Solving societal issues and imagining and building an alternative future together, we need to work together with many different stakeholders. We hear about the triple or quadruple helix or transdisciplinary or multidisciplinary practices to show the connection and interconnectedness between different sectors and disciplines. We choose to speak about transformative research.
Transformative research is focused on systemic change for a more sustainable society and includes practitioners, policy-makers or community actors in the research process to create conceptual and actionable knowledge (if you want to learn more about transformative research I can recommend reading the reports by Julia Wittmayer and Katharina Hölscher). Therefore one of the aims of the workshop was to discuss how research and practice can interact better to increase their collective impact. Insights that emerged focused mainly on the existing and potential roles research can have in social innovation practice and on the need for changes in the science system.
The participants of the workshop appreciated the workshop as a space for reflection. According to them researchers have a broader perspective on what the practitioners are working on, and they can relate it to broader developments that are taking place in society. This can help practitioners to legitimize certain decisions they make and they find it valuable if their lessons learned are systematically collected.
To collect the lessons learned by social innovation practitioners it is considered helpful if researchers study social innovation practice on the go (rather than in retrospect) and if they become part of the social innovation practice and process. This participatory approach to research requires a different academic attitude from researchers (if you want to read more about this see for example a paper on the different roles of researchers). The practitioners also challenged research to find new ways to communicate its results, such as short and clear blogposts (in accessible language) that for example include a review of some meaningful publications and why they matter for social innovation practice.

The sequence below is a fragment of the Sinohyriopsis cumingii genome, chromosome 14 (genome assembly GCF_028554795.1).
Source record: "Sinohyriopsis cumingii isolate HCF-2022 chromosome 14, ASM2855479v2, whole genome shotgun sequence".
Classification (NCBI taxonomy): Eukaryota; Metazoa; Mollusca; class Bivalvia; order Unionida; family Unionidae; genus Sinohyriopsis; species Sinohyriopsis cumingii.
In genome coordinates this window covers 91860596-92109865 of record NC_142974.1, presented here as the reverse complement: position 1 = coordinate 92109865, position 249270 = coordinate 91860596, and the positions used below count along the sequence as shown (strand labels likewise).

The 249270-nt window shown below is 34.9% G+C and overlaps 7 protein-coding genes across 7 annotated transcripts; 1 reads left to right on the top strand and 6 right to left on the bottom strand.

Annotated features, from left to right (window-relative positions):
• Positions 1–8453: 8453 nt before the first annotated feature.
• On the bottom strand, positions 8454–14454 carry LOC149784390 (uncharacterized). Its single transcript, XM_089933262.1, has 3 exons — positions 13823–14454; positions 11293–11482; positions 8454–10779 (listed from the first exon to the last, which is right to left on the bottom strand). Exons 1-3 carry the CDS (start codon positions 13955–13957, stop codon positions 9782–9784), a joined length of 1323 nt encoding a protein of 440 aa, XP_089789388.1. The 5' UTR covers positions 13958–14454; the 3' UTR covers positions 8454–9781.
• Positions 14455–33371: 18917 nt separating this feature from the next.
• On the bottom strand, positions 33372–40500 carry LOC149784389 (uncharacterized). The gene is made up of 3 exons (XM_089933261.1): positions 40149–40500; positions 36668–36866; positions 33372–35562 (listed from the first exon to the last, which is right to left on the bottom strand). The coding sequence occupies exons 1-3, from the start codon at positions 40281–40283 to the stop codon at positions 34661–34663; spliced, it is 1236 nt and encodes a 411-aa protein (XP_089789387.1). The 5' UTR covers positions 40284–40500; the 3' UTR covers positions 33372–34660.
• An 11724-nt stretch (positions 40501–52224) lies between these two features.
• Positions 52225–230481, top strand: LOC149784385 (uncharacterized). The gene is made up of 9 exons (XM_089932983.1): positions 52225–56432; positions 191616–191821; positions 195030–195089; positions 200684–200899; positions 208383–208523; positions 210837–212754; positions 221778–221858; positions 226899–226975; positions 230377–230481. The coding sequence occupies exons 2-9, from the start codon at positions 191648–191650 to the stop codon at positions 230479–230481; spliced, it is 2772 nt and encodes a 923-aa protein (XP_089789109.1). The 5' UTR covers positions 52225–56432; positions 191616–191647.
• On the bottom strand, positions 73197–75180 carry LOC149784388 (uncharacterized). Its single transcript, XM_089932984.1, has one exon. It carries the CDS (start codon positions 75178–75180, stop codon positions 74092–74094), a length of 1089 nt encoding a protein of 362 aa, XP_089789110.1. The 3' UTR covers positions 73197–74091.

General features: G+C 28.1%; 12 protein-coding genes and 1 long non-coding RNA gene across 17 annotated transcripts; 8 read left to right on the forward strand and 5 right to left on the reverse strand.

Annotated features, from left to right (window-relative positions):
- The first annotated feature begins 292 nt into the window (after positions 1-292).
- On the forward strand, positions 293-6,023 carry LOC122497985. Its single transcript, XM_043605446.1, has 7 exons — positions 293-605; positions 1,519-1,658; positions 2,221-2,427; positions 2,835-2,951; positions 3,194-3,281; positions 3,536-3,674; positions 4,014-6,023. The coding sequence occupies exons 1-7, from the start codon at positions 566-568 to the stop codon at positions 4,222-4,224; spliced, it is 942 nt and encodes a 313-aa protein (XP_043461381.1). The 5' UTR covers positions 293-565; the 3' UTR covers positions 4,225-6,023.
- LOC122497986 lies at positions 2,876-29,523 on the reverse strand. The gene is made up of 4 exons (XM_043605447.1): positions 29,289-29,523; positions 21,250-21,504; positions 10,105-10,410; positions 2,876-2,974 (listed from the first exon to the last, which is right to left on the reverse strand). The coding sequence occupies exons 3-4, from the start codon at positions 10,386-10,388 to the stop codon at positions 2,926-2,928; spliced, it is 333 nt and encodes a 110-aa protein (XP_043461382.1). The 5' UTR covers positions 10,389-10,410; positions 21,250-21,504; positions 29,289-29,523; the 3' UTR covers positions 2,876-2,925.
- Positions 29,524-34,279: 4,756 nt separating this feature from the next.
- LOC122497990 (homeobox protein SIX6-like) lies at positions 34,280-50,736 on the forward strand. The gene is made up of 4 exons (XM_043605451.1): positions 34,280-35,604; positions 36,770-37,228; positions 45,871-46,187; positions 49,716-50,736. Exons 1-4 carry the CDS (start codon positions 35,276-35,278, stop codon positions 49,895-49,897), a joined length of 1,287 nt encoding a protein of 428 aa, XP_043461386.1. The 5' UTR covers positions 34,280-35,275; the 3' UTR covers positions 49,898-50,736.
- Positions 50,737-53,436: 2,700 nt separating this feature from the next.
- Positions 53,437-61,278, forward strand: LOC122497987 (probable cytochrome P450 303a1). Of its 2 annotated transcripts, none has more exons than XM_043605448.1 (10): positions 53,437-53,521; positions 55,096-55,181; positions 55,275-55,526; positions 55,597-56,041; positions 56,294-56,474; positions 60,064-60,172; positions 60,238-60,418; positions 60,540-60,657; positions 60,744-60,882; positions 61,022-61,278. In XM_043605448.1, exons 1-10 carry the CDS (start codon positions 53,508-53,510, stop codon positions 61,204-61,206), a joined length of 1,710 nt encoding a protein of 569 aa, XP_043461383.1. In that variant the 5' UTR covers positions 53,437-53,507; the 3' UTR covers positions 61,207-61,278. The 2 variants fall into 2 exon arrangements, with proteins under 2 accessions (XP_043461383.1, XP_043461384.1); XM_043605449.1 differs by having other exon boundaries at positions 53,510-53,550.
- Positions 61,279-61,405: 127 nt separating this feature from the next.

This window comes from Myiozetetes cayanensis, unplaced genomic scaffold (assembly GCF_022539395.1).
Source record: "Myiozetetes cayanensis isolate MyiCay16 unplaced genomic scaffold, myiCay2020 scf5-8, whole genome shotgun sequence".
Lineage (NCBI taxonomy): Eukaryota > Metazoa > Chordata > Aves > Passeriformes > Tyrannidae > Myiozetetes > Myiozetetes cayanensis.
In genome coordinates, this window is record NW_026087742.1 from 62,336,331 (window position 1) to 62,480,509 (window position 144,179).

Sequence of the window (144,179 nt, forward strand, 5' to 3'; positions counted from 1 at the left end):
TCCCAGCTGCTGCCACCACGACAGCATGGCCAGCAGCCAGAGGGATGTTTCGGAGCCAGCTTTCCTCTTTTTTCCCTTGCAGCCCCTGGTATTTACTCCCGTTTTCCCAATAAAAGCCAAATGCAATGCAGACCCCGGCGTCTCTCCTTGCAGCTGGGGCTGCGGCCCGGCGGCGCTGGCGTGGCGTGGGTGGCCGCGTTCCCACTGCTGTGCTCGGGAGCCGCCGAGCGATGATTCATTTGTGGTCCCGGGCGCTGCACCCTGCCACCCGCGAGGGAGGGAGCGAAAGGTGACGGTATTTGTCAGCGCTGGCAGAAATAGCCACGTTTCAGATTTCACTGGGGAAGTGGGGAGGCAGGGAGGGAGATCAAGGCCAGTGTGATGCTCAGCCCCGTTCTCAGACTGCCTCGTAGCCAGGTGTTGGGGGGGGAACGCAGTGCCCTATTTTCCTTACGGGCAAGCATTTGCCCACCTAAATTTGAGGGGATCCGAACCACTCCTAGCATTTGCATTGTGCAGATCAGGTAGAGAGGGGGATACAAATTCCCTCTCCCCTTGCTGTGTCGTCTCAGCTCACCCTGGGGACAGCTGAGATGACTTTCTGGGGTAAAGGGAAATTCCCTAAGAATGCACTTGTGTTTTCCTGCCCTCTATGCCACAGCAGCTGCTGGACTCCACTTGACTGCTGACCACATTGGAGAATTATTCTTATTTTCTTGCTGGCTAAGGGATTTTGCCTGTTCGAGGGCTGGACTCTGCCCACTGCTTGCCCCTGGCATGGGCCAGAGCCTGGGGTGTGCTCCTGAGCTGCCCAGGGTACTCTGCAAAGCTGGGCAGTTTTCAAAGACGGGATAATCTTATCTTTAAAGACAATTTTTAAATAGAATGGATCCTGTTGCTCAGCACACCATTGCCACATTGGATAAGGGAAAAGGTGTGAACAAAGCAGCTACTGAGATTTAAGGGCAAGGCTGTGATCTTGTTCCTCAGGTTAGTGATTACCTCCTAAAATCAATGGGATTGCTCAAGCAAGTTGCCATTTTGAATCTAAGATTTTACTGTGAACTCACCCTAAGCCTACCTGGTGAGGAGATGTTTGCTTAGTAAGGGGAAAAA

At the same time more fundamental questions were asked as well. Why would one want to separate practice and research in the first place and use these labels? A more fruitful path could be to focus on an individuals’ talents and to also see that science can be entrepreneurial and that an entrepreneur is also a researcher as s/he investigates the market and societal needs to develop their service. A general agreement concerned the fact that entrepreneurs and researchers ultimately share a common goal that of trying to make life better – although they use different means. Also the common understanding of what counts as science and who counts as a scientists was challenged: in how far is this confined to universities and their employees?
Finally, the need for a change in the science system was put on the agenda. Its current focus on publishing (“publish or perish”), the running of universities as profit-driven knowledge producing organizations and the hunt for the next grants have been criticized.
Change does not happen overnight
This one day workshop covered many topics about how we, different actors in society, work on a more sustainable future. For all participants it was empowering to see that they are not alone in their struggles to drive social change and that a one day workshop with a different setting than the day-to-day business can be a valuable moment for reflection. While there was lots of energy and new perspectives on our social innovation practices emerged, we also observed that the current order shaping our lives has years of roots.
Thus, transformative change will not happen overnight. We need to persevere, choose our battles, continue working as activists and build partnerships. Of course there are many more topics to address and explore further, such as new business models, the co-existence of old and new economic narratives or how a new economy affects the global north and south.
In upcoming transformative research sessions other practical challenges will be discussed – so stay tuned! The topic of transformative research will be the focal point in all the sessions and in September 2018 we will summarize our findings in a brief addressing the design of interaction between researchers and practitioners.

October 19, 2017